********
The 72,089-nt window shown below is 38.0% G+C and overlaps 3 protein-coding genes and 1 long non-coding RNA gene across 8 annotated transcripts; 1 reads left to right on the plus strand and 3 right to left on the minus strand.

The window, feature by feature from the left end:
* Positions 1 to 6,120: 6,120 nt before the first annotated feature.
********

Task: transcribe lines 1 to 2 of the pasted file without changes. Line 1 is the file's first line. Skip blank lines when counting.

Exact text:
The 72,089-nt window shown below is 38.0% G+C and overlaps 3 protein-coding genes and 1 long non-coding RNA gene across 8 annotated transcripts; 1 reads left to right on the plus strand and 3 right to left on the minus strand.

The window, feature by feature from the left end: